Brookwood railway station

This article is about the station in Brookwood, Surrey. For the Amtrak station in Atlanta sometimes referred to as Brookwood Station, see Peachtree Station.
Brookwood National Rail

Brookwood railway station
Place Brookwood
Local authority Borough of Woking
Coordinates 51°18′14″N 0°38′10″E / 51.304°N 0.636°E / 51.304; 0.636Coordinates: 51°18′14″N 0°38′10″E / 51.304°N 0.636°E / 51.304; 0.636
Grid reference SU951569
Station code BKO
Managed by South West Trains
Number of platforms 2
DfT category C2
Live arrivals/departures, station information and onward connections
from National Rail Enquiries
Annual rail passenger usage*
2010/11 Increase 0.912 million
– Interchange  Increase 53,725
2011/12 Increase 0.934 million
– Interchange  Increase 60,013
2012/13 Increase 0.941 million
– Interchange  Decrease 56,896
2013/14 Increase 0.966 million
– Interchange  Decrease 52,223
2014/15 Increase 0.990 million
– Interchange  Increase 55,601
Key dates Opened 1 June 1864 (1 June 1864)
National Rail – UK railway stations
* Annual estimated passenger usage based on sales of tickets in stated financial year(s) which end or originate at Brookwood from Office of Rail and Road statistics. Methodology may vary year on year.
UK Railways portal

Brookwood is a National Rail railway station in Brookwood in the English county of Surrey.


The London and Southampton Railway (L&SR) was authorised on 25 July 1834.[1] It was built and opened in stages, and the second section, that between Woking (then known as Woking Common) and Winchfield, was opened on 24 September 1838;[2] there was only one intermediate station on this section, at Farnborough.[3] On 4 June 1839, the L&SR was renamed the London and South Western Railway (LSWR).[4]

Brookwood Cemetery Railway - commemorative track

Funeral trains from London to Woking Cemetery first ran in 1849. The opening of Brookwood Cemetery (and the associated London Necropolis railway station close to London Waterloo) led to an increase in the funeral traffic.[5] A branch line left from the main line station to serve two stations within the cemetery, Brookwood Cemetery North and Brookwood Cemetery South. In June 1863, the LSWR agreed to provide a station on the main line, to serve both the adjacent cemetery and Brookwood village; this opened on 1 June 1864.[6]

A branch line to the north of the line at Brookwood was opened on 14 July 1890. It served Bisley Camp of the National Rifle Association.[7]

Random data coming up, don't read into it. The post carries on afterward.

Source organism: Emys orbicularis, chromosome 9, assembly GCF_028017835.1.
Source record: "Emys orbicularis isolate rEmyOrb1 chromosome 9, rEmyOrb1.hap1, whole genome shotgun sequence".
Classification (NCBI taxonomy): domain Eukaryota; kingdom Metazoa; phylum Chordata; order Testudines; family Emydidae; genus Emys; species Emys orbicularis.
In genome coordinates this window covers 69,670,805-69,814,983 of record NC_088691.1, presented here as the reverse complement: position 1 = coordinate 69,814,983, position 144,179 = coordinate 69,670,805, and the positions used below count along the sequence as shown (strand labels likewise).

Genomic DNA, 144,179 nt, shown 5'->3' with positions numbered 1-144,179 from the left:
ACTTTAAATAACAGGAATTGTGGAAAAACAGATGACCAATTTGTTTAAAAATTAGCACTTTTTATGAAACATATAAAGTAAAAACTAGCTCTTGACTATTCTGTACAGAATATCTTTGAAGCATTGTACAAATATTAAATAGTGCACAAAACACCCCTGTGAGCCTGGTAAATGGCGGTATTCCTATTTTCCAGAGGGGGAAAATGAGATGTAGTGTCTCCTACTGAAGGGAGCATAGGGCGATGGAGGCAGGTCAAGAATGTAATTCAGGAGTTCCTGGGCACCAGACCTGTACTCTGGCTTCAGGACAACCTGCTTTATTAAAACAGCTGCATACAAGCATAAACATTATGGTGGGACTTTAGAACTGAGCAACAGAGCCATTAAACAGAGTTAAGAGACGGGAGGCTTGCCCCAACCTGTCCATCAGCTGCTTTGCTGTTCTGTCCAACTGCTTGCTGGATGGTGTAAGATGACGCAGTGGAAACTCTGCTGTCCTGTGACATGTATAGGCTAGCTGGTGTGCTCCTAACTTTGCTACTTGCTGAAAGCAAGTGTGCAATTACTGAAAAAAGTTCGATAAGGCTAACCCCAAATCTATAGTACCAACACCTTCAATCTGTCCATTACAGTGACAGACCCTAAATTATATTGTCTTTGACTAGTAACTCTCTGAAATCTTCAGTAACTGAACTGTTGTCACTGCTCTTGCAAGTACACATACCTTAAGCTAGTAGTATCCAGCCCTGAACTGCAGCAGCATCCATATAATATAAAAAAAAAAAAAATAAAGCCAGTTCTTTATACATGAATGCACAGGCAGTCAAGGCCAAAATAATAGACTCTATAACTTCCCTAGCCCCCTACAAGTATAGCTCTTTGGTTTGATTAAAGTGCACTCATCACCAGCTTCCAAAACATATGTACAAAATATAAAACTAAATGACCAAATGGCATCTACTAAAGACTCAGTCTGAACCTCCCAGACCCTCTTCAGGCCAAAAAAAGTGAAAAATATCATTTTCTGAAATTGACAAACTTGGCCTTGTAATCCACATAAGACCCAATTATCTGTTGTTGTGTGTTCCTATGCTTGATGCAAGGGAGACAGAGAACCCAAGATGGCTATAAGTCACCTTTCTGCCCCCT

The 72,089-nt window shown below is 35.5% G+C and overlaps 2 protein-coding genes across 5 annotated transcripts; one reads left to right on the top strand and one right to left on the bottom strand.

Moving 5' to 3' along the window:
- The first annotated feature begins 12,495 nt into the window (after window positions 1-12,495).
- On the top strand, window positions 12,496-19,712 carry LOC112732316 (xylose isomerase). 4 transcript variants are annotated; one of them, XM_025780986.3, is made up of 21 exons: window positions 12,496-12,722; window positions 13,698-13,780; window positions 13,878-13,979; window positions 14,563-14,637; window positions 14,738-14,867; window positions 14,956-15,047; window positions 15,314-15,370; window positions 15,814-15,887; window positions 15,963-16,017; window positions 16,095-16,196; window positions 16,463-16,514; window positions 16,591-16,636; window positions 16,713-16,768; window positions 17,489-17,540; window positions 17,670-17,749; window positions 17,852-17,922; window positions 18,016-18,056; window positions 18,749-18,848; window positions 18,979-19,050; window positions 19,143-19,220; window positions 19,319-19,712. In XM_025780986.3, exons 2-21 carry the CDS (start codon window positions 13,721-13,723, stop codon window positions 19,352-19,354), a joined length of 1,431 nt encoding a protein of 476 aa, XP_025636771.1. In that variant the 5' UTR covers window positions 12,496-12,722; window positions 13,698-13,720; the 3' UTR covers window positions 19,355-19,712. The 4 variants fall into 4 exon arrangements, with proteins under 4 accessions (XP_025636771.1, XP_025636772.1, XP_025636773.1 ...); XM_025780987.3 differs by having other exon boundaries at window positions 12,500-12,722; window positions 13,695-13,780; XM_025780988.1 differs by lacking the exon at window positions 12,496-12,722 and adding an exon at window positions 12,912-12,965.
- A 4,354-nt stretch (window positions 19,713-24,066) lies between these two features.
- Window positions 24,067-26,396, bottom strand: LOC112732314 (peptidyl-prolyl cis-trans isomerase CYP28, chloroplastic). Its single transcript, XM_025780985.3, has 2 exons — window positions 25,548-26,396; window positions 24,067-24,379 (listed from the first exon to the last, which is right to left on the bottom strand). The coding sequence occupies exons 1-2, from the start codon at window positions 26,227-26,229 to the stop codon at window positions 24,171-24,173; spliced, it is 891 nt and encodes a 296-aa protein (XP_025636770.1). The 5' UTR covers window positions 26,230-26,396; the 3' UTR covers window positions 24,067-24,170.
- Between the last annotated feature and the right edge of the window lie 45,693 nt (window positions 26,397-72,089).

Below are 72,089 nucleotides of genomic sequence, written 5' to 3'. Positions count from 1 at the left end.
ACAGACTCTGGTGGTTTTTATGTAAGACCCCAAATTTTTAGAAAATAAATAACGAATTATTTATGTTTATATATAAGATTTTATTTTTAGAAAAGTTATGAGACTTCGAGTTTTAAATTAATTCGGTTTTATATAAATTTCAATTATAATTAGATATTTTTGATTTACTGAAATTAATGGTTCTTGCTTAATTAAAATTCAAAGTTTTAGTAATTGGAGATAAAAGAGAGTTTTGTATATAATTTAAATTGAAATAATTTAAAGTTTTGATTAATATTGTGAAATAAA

The station was reconstructed in 1903, with a new down platform, 576 feet (176 m) long, being built to the south of the original. It was connected to the up platform by a new subway, the footbridge being removed. This made room for the double-track main line to be quadrupled; the new tracks through the station (1 mile 70 chains (3.0 km) between Brookwood East and Pirbright Junction) being brought into use on 15 November 1903.[8] New pneumatic signalling between Woking and Basingstoke was provided between 1904 and 1907; the stretch between Farnborough and Woking was brought into use during June–July 1907, and included a new signal box at Brookwood, having 35 working levers.[9] This box, like the previous Brookwood East manual signalbox, was on the down side of the line.[10]

Operation of the Bisley branch was transferred to the War Office on 1 March 1917, but was returned to the LSWR on 8 August 1918.[11]

View towards London Waterloo in May 2006

The cemetery branch line (and stations) have now closed, but the main line station remains and is now a popular commuter station on the South Western Main Line between London Waterloo and Basingstoke, served by South West Trains. The exit to the cemetery remains.

Victorian postbox on the platform at Brookwood Station


Trains run seven days a week. The typical Monday-Saturday off-peak service is:

On Sundays this becomes:



Wikimedia Commons has media related to Brookwood railway station.
Preceding station National Rail Following station
Woking   South West Trains
Waterloo to Basingstoke
  Farnborough (Main)
  South West Trains
Alton Line
  Ash Vale
This article is issued from Wikipedia - version of the 11/4/2016. The text is available under the Creative Commons Attribution/Share Alike but additional terms may apply for the media files.